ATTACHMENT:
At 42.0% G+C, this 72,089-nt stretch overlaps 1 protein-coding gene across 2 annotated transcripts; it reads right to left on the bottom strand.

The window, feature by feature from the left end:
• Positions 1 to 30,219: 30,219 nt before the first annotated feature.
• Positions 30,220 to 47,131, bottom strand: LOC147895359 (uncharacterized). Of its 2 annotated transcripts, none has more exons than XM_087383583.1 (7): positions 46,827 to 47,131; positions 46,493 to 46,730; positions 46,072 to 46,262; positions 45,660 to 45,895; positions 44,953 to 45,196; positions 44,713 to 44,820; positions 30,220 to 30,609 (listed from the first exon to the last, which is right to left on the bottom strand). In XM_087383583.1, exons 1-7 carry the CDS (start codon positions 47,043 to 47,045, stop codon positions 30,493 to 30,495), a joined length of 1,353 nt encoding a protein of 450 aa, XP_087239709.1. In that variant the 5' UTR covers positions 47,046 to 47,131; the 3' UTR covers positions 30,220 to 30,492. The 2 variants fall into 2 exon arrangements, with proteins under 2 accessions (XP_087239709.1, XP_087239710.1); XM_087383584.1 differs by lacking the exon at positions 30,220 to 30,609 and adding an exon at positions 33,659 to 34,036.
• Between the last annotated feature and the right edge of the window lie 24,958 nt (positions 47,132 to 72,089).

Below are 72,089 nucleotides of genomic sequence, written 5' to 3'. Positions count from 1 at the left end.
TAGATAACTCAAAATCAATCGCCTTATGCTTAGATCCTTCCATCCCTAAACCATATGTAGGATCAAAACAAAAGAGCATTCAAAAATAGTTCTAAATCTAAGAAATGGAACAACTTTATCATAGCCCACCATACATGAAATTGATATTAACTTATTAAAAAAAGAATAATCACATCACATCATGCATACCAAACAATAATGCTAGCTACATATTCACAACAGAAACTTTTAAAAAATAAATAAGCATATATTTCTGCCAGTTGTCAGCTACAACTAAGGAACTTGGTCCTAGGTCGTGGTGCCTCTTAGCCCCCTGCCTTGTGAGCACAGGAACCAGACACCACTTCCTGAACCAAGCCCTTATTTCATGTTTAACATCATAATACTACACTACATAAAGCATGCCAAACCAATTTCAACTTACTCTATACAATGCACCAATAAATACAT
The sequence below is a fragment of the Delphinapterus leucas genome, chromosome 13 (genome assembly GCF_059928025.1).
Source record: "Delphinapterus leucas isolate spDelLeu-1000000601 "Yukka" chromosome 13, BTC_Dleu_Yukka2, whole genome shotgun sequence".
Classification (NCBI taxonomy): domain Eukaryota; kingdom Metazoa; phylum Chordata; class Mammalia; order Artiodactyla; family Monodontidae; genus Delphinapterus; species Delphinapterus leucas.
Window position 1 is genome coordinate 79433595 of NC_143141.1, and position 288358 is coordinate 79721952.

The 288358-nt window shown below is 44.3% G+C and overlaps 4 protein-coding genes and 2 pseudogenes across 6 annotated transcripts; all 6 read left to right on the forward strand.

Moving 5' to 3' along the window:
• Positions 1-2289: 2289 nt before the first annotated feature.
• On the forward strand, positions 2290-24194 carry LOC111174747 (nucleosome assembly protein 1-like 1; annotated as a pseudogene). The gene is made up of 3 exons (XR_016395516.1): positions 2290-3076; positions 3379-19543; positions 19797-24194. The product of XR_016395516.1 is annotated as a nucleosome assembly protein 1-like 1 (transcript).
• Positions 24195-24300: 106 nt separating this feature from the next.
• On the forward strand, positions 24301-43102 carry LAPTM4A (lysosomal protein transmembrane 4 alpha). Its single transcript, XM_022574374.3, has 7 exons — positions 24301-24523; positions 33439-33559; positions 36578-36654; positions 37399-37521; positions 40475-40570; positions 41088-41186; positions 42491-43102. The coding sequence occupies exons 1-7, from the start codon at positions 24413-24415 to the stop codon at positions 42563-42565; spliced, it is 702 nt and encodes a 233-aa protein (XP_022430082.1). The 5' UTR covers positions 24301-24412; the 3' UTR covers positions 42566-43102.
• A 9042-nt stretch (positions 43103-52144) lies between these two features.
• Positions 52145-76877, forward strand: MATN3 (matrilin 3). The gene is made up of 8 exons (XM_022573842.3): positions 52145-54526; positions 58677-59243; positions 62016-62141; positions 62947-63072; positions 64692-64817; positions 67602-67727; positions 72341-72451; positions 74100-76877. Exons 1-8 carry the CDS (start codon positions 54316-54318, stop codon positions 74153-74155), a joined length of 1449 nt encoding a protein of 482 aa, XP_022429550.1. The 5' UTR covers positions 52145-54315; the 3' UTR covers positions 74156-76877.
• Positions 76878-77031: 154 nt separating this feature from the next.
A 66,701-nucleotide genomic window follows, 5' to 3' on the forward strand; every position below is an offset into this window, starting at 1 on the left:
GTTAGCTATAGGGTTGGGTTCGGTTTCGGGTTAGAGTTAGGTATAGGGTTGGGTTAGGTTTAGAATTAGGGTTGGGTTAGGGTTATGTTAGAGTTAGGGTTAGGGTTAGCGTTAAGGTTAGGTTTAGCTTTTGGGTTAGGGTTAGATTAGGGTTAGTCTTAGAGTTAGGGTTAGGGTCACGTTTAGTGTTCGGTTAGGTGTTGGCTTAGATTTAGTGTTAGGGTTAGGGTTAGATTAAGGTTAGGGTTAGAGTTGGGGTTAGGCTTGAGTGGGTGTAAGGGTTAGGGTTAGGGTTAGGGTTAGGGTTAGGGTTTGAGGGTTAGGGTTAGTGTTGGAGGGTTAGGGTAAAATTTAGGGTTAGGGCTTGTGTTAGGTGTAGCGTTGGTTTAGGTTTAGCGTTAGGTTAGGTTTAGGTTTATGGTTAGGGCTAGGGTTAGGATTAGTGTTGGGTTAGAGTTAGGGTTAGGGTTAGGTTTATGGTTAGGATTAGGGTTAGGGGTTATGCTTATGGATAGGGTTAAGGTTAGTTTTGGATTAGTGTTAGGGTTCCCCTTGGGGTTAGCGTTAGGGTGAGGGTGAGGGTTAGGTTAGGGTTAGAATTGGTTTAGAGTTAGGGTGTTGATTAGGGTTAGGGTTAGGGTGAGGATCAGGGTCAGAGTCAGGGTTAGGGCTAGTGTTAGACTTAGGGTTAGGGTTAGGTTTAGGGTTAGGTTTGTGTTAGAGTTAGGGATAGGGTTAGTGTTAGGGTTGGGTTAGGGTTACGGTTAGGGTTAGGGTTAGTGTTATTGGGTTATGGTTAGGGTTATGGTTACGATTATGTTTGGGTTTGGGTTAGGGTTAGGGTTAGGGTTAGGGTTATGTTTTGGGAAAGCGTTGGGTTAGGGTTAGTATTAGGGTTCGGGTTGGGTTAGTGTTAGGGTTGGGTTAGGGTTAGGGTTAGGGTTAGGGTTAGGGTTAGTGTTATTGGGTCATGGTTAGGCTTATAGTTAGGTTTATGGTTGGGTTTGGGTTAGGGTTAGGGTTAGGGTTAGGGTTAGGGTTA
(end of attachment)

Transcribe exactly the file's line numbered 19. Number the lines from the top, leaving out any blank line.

• Positions 52145-76877, forward strand: MATN3 (matrilin 3). The gene is made up of 8 exons (XM_022573842.3): positions 52145-54526; positions 58677-59243; positions 62016-62141; positions 62947-63072; positions 64692-64817; positions 67602-67727; positions 72341-72451; positions 74100-76877. Exons 1-8 carry the CDS (start codon positions 54316-54318, stop codon positions 74153-74155), a joined length of 1449 nt encoding a protein of 482 aa, XP_022429550.1. The 5' UTR covers positions 52145-54315; the 3' UTR covers positions 74156-76877.